KEY POINTS

  • The Fed announced that it would buy up to $500B in municipal bonds
  • Population limits restricted the program to 10 cities and 15 counties
  • Now the Fed is expanding it to reach 80 cities and 120 counties

The U.S. Federal Reserve has lowered the population threshold for its $500 billion short-term debt purchase to help more cities and counties struggling with the economic fallout of the COVID-19 pandemic. The initial population restrictions on the aid program limited its reach to just 10 cities and 15 counties, leaving out cities with the largest black populations.

As per the  original program  announced three weeks ago, cities with a population of 500,000 or more were eligible for the program. Miami’s Republican mayor Francis Suarez was one of the first leaders to highlight the issue with that threshold. “Depending on who you believe, we’re either at 470,000 or 510,000. We’re projected to lose about $20 million a month while our economy has ground to a halt. The state of Florida is slated to get $8.3 billion, but we’re not sure if we’re going to get any of it," he told AP.

Brookings Institution found that these population restrictions would inadvertently leave out cities with the largest black populations.

Now, cities with 250,000 residents and counties with at least 500,000 are able to sell their municipal bonds directly to the Fed, dramatically raising the number of eligible cities to 80 along with 120 counties. These cities and counties could have still obtained Fed dollars before this move, but they would have had to appeal directly to their state, injecting an unnecessary dose of politics into an emergency situation. Now, many more cities and counties can deal directly with the Fed.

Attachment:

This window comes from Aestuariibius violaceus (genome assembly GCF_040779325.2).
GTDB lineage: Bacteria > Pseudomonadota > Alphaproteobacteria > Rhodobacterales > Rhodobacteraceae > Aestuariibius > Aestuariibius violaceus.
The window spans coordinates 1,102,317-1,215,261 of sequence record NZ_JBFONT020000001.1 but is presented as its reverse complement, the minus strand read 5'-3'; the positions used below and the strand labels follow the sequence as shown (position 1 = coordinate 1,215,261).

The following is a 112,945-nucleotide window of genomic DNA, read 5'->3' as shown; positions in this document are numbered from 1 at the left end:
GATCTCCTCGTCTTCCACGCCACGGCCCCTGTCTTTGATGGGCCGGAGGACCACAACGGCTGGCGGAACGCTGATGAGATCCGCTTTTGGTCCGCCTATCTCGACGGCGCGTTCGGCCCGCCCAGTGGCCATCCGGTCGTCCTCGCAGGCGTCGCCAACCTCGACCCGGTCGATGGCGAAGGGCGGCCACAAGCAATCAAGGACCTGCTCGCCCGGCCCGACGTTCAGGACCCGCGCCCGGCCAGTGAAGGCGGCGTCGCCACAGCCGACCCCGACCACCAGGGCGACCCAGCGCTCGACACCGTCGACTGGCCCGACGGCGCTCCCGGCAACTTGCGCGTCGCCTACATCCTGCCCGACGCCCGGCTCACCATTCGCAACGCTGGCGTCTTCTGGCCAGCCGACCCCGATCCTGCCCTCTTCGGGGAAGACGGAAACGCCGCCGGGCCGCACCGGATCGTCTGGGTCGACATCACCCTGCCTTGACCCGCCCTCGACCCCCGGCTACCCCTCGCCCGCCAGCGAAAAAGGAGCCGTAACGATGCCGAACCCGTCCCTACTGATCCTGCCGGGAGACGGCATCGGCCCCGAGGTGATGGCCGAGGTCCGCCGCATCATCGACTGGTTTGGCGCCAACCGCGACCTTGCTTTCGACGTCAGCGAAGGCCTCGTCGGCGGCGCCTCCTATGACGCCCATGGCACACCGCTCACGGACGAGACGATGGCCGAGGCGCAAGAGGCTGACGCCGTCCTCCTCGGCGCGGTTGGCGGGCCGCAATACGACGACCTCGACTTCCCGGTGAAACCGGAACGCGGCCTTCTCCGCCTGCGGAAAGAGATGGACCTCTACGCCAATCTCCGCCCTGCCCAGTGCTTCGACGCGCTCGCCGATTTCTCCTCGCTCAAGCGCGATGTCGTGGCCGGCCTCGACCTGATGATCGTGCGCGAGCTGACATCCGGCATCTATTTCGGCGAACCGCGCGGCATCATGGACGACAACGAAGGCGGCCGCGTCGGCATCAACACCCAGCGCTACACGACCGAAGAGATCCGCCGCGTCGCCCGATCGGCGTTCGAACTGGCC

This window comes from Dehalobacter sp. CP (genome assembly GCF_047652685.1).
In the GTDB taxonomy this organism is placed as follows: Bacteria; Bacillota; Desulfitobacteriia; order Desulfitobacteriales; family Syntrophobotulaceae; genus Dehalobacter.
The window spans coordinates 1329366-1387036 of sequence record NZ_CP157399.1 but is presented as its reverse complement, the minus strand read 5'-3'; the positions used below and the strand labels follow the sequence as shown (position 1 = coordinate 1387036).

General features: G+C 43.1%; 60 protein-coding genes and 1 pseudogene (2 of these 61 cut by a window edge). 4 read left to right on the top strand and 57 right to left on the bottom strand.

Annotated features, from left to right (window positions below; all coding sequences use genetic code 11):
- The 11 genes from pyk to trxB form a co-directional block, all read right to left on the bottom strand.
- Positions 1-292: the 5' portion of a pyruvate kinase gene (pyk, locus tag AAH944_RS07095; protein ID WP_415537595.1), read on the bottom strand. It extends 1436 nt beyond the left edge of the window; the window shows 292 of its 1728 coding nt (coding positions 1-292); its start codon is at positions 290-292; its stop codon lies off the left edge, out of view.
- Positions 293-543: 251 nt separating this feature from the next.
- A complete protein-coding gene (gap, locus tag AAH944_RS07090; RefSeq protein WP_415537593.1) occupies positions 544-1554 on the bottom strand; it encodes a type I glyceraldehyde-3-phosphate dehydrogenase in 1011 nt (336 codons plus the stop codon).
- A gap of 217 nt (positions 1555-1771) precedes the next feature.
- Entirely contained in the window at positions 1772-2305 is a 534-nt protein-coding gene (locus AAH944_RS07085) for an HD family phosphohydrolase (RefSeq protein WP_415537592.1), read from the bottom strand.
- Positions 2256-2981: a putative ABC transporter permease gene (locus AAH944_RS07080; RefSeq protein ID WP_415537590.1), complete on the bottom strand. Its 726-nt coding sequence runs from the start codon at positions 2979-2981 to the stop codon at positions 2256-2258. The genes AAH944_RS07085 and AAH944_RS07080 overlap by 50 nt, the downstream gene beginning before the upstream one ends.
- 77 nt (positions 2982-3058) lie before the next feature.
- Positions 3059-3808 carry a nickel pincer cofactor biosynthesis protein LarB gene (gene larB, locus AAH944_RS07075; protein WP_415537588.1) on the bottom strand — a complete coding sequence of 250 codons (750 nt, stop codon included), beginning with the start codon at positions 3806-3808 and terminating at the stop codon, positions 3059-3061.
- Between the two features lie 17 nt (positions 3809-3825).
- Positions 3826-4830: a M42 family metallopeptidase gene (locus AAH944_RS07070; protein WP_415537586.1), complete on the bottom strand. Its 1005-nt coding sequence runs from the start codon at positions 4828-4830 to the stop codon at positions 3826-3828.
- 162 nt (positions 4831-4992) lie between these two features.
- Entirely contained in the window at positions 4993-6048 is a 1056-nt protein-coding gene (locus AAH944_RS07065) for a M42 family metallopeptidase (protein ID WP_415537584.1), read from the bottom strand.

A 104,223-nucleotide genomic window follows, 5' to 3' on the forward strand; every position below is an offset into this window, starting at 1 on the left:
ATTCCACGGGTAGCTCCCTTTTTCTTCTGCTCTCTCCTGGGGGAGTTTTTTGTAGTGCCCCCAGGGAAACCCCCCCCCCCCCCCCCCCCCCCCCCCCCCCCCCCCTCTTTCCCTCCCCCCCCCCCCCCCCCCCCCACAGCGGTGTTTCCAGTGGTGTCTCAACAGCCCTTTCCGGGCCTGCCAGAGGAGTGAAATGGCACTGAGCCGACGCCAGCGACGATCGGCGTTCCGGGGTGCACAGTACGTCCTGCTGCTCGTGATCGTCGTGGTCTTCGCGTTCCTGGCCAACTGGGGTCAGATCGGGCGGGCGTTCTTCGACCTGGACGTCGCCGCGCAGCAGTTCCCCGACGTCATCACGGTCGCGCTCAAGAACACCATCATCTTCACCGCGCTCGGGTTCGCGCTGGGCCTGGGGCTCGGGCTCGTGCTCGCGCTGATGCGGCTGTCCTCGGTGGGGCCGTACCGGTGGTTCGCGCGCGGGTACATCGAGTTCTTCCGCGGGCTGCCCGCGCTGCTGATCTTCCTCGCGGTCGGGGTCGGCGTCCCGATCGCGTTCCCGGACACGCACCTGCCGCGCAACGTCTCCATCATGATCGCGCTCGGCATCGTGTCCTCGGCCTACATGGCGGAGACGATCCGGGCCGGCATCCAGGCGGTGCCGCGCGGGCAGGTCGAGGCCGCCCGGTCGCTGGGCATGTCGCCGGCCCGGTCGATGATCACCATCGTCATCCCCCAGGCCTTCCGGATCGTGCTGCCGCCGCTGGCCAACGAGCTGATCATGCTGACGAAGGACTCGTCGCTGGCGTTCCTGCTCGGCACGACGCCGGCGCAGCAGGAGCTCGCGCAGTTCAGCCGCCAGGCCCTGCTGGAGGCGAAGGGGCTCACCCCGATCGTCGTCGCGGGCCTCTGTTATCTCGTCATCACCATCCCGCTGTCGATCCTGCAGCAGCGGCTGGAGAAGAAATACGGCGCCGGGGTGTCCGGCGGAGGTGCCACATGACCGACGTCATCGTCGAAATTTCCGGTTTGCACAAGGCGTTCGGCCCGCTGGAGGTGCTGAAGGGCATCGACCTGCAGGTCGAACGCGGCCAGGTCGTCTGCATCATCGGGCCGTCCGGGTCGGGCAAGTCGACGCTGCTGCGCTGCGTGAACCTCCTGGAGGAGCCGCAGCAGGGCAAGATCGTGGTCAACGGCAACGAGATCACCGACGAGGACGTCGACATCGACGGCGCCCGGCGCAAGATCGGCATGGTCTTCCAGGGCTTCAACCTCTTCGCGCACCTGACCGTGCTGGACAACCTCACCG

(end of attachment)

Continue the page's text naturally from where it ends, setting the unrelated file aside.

Cities and states are facing massive budget shortfalls that are far larger than the support the federal government has offered so far, and this move by the Fed is an attempt to close the gap. Unlike the federal government, cities and states cannot sustain deficits for multiple years, and they will be forced to make drastic cuts to essential programs if they are to remain solvent. As the federal response has failed, states have been forming regional coalitions in a dramatic shift in how the United States governs itself.

This move by the Federal Reserve is aimed to buy local governments more time, as it could help reduce interest rates, ease borrowing and aid local governments in their perpetual quest to raise additional revenue. After announcing this expansion, the Fed said in a statement that it would “monitor conditions in primary and secondary markets for municipal securities and will evaluate whether additional measures are needed to support the flow of credit and liquidity to state and local governments.”